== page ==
This report found that, in 2016, few DMSE programs existed in nonmetropolitan, socially disadvantaged counties in the United States. The number of persons with diabetes, percentage insured, percentage with a high school education or less, and percentage unemployed were significantly associated with whether a DSME program was located in a nonmetropolitan county. These findings highlight the need to examine more comprehensively the barriers and challenges to accessing quality DSME programs in these communities.
Corresponding author: Stephanie Rutledge, National Center for Chronic Disease Prevention and Health Promotion. Telephone: 770-488-1187; E-mail: firstname.lastname@example.org.
- CDC. National diabetes statistics report. Atlanta, GA: US Department of Health and Human Services, CDC; 2014. https://www.cdc.gov/diabetes
- Boyle JP, Thompson TJ, Gregg EW, Barker LE, Williamson DF. Projection of the year 2050 burden of diabetes in the U.S. adult population: dynamic modeling of incidence, mortality, and prediabetes prevalence. Popul Health Metr 2010;8:29. CrossRef PubMed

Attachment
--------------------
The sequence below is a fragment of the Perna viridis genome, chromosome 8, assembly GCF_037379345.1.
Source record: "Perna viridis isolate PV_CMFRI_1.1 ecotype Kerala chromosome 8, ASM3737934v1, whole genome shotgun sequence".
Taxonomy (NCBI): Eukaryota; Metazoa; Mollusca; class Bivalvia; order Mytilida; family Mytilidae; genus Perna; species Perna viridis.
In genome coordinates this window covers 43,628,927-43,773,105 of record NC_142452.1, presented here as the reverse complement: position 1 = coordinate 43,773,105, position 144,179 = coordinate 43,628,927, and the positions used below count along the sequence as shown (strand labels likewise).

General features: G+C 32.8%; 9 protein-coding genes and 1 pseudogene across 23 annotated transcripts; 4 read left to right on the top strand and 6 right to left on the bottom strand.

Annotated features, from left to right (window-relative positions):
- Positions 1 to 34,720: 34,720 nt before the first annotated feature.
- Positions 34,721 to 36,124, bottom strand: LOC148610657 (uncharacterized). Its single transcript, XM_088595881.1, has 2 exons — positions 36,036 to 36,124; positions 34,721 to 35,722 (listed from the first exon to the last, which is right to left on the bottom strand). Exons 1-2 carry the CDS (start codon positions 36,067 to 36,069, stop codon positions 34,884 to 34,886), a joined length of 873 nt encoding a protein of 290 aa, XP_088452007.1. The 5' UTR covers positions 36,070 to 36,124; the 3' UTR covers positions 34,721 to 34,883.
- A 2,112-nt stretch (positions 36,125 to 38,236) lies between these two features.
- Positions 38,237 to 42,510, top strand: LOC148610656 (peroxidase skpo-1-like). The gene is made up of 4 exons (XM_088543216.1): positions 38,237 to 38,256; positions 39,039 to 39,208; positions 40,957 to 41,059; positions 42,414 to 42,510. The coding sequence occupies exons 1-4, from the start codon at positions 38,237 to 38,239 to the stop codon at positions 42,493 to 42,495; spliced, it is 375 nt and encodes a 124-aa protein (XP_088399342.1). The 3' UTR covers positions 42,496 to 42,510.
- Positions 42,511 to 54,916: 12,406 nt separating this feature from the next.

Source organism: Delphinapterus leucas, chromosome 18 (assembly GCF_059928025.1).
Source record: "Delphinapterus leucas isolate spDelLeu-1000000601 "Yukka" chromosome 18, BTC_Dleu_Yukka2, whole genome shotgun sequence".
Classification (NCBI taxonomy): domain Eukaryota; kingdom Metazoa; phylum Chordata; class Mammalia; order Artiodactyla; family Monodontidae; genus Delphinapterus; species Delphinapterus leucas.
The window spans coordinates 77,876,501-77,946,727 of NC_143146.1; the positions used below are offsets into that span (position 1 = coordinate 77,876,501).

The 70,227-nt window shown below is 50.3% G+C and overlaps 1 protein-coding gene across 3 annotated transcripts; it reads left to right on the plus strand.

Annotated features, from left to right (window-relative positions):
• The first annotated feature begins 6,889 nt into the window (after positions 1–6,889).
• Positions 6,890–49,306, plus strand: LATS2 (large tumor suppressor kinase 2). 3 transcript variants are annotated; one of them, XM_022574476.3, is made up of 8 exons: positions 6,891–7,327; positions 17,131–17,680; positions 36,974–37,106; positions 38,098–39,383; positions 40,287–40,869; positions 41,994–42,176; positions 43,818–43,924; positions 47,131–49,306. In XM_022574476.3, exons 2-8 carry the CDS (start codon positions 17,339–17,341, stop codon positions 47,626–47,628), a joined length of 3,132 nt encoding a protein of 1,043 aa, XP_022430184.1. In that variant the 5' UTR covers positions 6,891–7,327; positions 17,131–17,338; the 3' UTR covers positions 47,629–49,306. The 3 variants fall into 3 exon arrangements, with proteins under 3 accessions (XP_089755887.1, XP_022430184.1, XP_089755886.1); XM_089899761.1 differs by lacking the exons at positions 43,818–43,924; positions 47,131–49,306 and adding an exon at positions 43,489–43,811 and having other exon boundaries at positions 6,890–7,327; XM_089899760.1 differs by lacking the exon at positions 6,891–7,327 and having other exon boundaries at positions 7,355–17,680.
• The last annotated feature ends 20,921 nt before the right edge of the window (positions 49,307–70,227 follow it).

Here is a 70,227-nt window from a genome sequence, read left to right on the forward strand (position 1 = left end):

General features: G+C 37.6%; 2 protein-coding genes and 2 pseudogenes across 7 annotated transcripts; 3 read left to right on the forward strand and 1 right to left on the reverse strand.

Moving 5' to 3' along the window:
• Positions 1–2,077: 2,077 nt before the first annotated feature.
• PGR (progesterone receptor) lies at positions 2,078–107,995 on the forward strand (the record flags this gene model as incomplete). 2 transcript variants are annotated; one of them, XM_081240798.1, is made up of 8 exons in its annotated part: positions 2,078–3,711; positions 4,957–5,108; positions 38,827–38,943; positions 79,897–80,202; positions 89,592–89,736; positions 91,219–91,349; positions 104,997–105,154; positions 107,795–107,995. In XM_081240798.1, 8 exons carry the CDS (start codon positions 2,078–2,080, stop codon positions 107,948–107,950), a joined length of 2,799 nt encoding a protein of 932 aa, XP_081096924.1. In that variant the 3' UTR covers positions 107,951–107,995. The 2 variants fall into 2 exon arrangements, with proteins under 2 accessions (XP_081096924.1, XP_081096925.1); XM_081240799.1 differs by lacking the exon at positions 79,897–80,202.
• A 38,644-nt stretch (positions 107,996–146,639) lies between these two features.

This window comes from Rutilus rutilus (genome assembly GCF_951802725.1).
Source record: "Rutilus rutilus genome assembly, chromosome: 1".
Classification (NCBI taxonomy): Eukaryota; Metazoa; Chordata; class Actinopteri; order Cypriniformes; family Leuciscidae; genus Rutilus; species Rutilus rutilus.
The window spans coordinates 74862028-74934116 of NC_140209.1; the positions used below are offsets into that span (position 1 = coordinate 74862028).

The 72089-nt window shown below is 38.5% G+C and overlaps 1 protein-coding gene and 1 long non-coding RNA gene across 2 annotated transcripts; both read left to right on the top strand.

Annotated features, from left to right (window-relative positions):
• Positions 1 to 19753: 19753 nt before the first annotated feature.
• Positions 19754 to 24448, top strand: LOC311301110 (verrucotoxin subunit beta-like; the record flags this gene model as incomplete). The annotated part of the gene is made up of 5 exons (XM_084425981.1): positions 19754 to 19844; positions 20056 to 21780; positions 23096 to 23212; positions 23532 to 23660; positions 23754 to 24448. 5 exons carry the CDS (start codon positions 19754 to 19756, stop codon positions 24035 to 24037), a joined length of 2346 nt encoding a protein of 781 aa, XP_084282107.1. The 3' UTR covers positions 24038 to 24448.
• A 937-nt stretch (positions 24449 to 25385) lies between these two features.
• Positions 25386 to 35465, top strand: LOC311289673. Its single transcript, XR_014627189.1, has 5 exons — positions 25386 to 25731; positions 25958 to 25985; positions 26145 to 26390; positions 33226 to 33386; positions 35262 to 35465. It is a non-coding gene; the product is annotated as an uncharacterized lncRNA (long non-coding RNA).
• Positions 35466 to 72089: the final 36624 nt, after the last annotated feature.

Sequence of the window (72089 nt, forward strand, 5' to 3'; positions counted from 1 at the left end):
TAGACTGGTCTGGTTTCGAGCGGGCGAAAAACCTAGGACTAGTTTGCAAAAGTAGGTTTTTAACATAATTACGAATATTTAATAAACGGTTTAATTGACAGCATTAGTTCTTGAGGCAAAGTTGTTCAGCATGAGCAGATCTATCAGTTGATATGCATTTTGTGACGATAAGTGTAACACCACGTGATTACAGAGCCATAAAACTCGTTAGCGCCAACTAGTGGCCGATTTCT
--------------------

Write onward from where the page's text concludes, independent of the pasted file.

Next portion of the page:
- The Diabetes Control and Complications Trial Research Group. The effect of intensive treatment of diabetes on the development and progression of long-term complications in insulin-dependent diabetes mellitus. N Engl J Med 1993;329:977–86. CrossRef PubMed
- Powers MA, Bardsley J, Cypress M, et al. Diabetes self-management education and support in type 2 diabetes: a joint position statement of the American Diabetes Association, the American Association of Diabetes Educators, and the Academy of Nutrition and Dietetics. J Acad Nutr Diet 2015;115:1323–34. CrossRef PubMed